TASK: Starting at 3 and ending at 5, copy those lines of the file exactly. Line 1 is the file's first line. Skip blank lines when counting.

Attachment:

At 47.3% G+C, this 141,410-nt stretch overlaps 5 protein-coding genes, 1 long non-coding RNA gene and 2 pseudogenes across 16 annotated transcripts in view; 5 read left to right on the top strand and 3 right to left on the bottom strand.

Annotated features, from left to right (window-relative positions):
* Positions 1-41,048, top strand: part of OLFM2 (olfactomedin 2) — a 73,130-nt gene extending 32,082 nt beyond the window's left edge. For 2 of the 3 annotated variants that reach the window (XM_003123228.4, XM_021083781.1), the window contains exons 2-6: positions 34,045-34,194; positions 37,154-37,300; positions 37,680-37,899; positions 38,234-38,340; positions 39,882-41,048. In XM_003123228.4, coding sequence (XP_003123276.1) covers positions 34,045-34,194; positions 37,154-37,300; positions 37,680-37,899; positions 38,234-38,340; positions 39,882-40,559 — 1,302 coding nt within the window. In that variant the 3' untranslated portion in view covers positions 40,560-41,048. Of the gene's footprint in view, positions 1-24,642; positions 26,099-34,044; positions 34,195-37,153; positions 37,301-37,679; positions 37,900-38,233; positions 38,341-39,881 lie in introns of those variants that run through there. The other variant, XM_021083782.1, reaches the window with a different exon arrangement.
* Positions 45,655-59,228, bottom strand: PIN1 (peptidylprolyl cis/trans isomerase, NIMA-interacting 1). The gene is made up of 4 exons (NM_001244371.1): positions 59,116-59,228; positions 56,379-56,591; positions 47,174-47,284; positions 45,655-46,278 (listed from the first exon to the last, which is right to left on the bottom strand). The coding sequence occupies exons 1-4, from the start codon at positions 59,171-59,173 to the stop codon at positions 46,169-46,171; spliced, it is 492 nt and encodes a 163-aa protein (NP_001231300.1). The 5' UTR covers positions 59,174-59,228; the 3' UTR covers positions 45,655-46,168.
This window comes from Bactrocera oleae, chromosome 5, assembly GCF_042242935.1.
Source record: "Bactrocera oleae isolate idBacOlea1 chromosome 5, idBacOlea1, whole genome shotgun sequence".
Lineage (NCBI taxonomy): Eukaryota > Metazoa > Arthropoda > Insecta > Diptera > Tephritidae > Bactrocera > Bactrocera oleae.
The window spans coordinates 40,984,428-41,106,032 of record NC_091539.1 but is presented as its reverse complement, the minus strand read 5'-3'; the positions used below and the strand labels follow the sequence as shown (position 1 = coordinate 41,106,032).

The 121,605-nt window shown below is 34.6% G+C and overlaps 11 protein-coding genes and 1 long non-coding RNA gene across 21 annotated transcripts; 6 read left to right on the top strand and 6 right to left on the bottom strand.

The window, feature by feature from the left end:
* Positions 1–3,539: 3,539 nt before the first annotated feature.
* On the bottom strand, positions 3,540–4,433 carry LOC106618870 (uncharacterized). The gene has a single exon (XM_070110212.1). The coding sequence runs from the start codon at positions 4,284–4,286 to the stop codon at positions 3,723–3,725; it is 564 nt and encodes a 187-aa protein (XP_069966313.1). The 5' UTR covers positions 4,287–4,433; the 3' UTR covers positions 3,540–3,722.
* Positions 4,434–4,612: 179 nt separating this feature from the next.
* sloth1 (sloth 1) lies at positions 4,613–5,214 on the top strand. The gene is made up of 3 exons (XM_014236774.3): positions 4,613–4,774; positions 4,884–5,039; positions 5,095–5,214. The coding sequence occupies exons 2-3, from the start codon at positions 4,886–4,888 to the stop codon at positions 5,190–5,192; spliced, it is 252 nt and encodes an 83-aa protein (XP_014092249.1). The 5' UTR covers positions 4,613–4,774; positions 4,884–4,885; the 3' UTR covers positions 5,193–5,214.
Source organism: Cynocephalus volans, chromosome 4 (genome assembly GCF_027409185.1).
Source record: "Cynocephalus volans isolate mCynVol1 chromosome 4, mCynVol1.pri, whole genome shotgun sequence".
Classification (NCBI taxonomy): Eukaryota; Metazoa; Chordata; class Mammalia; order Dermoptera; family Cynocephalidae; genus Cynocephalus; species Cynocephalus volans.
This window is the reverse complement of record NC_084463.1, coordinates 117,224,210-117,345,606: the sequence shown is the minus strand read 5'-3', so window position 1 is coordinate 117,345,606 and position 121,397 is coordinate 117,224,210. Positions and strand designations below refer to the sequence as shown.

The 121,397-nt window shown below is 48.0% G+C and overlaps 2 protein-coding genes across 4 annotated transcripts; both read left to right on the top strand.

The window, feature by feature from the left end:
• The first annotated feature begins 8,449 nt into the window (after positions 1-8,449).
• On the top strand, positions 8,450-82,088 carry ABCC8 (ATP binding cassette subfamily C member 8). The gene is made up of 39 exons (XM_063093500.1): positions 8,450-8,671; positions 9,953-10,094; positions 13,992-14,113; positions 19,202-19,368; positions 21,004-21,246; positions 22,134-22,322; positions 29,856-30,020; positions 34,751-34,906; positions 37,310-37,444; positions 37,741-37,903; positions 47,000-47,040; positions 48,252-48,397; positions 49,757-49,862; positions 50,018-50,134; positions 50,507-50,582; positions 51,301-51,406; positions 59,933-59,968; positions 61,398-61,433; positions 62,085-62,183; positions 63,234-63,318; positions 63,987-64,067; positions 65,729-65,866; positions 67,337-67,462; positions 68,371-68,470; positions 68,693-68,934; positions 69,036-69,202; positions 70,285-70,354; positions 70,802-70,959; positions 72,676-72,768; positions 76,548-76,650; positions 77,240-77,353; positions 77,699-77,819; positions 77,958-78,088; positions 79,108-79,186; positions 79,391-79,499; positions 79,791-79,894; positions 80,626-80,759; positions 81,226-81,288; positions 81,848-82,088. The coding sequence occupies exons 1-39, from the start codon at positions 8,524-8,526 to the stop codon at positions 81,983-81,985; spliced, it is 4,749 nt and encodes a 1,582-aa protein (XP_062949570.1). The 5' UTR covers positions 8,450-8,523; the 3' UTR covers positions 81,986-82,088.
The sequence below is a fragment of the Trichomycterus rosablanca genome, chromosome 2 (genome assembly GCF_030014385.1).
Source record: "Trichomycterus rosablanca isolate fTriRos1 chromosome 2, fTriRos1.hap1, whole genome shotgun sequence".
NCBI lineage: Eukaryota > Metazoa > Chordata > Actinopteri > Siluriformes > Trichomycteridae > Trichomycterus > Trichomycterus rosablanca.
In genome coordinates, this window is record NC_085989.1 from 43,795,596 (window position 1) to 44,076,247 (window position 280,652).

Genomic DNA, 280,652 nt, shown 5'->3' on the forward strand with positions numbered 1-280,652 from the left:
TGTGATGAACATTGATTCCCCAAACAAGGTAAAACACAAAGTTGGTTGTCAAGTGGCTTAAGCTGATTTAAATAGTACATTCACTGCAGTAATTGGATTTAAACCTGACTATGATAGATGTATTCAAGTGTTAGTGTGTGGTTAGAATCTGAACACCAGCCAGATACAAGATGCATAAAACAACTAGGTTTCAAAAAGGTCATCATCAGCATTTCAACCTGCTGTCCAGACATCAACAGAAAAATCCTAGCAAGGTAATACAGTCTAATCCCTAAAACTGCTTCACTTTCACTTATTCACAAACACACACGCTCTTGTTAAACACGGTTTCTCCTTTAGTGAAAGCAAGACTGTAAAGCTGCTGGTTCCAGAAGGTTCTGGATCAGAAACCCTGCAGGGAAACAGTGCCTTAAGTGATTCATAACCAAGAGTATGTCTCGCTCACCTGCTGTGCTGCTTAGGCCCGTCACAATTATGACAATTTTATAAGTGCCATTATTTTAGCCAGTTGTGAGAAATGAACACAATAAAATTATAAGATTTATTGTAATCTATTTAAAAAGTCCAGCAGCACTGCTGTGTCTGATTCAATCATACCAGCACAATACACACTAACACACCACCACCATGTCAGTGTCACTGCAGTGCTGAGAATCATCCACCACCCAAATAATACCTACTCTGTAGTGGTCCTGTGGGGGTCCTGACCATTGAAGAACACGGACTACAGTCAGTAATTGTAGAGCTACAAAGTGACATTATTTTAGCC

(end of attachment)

* Positions 1-41,048, top strand: part of OLFM2 (olfactomedin 2) — a 73,130-nt gene extending 32,082 nt beyond the window's left edge. For 2 of the 3 annotated variants that reach the window (XM_003123228.4, XM_021083781.1), the window contains exons 2-6: positions 34,045-34,194; positions 37,154-37,300; positions 37,680-37,899; positions 38,234-38,340; positions 39,882-41,048. In XM_003123228.4, coding sequence (XP_003123276.1) covers positions 34,045-34,194; positions 37,154-37,300; positions 37,680-37,899; positions 38,234-38,340; positions 39,882-40,559 — 1,302 coding nt within the window. In that variant the 3' untranslated portion in view covers positions 40,560-41,048. Of the gene's footprint in view, positions 1-24,642; positions 26,099-34,044; positions 34,195-37,153; positions 37,301-37,679; positions 37,900-38,233; positions 38,341-39,881 lie in introns of those variants that run through there. The other variant, XM_021083782.1, reaches the window with a different exon arrangement.
* Positions 45,655-59,228, bottom strand: PIN1 (peptidylprolyl cis/trans isomerase, NIMA-interacting 1). The gene is made up of 4 exons (NM_001244371.1): positions 59,116-59,228; positions 56,379-56,591; positions 47,174-47,284; positions 45,655-46,278 (listed from the first exon to the last, which is right to left on the bottom strand). The coding sequence occupies exons 1-4, from the start codon at positions 59,171-59,173 to the stop codon at positions 46,169-46,171; spliced, it is 492 nt and encodes a 163-aa protein (NP_001231300.1). The 5' UTR covers positions 59,174-59,228; the 3' UTR covers positions 45,655-46,168.
This window comes from Bactrocera oleae, chromosome 5, assembly GCF_042242935.1.